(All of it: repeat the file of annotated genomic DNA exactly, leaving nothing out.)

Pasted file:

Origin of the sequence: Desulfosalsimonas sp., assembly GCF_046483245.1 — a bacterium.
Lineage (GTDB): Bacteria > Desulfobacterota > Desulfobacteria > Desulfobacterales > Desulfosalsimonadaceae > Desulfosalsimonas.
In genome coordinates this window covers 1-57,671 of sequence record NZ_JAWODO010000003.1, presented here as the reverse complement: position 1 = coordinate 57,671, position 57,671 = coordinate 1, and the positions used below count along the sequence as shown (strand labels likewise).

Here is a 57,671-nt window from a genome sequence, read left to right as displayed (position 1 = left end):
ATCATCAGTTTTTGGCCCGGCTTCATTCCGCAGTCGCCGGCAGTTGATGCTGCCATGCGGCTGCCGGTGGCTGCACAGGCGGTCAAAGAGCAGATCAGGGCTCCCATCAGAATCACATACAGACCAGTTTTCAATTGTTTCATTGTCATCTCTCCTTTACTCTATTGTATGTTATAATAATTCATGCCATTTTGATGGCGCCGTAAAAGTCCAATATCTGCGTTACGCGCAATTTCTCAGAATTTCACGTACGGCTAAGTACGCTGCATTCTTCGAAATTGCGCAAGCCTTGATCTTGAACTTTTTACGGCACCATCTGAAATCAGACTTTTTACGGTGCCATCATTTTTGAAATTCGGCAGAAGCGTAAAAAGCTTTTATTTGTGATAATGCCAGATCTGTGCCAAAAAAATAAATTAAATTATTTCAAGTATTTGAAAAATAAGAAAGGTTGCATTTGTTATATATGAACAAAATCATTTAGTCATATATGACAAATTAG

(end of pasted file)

Origin of the sequence: Desulfosalsimonas sp., assembly GCF_046483245.1 — a bacterium.
Lineage (GTDB): Bacteria > Desulfobacterota > Desulfobacteria > Desulfobacterales > Desulfosalsimonadaceae > Desulfosalsimonas.
In genome coordinates this window covers 1-57,671 of sequence record NZ_JAWODO010000003.1, presented here as the reverse complement: position 1 = coordinate 57,671, position 57,671 = coordinate 1, and the positions used below count along the sequence as shown (strand labels likewise).

Here is a 57,671-nt window from a genome sequence, read left to right as displayed (position 1 = left end):
ATCATCAGTTTTTGGCCCGGCTTCATTCCGCAGTCGCCGGCAGTTGATGCTGCCATGCGGCTGCCGGTGGCTGCACAGGCGGTCAAAGAGCAGATCAGGGCTCCCATCAGAATCACATACAGACCAGTTTTCAATTGTTTCATTGTCATCTCTCCTTTACTCTATTGTATGTTATAATAATTCATGCCATTTTGATGGCGCCGTAAAAGTCCAATATCTGCGTTACGCGCAATTTCTCAGAATTTCACGTACGGCTAAGTACGCTGCATTCTTCGAAATTGCGCAAGCCTTGATCTTGAACTTTTTACGGCACCATCTGAAATCAGACTTTTTACGGTGCCATCATTTTTGAAATTCGGCAGAAGCGTAAAAAGCTTTTATTTGTGATAATGCCAGATCTGTGCCAAAAAAATAAATTAAATTATTTCAAGTATTTGAAAAATAAGAAAGGTTGCATTTGTTATATATGAACAAAATCATTTAGTCATATATGACAAATTAG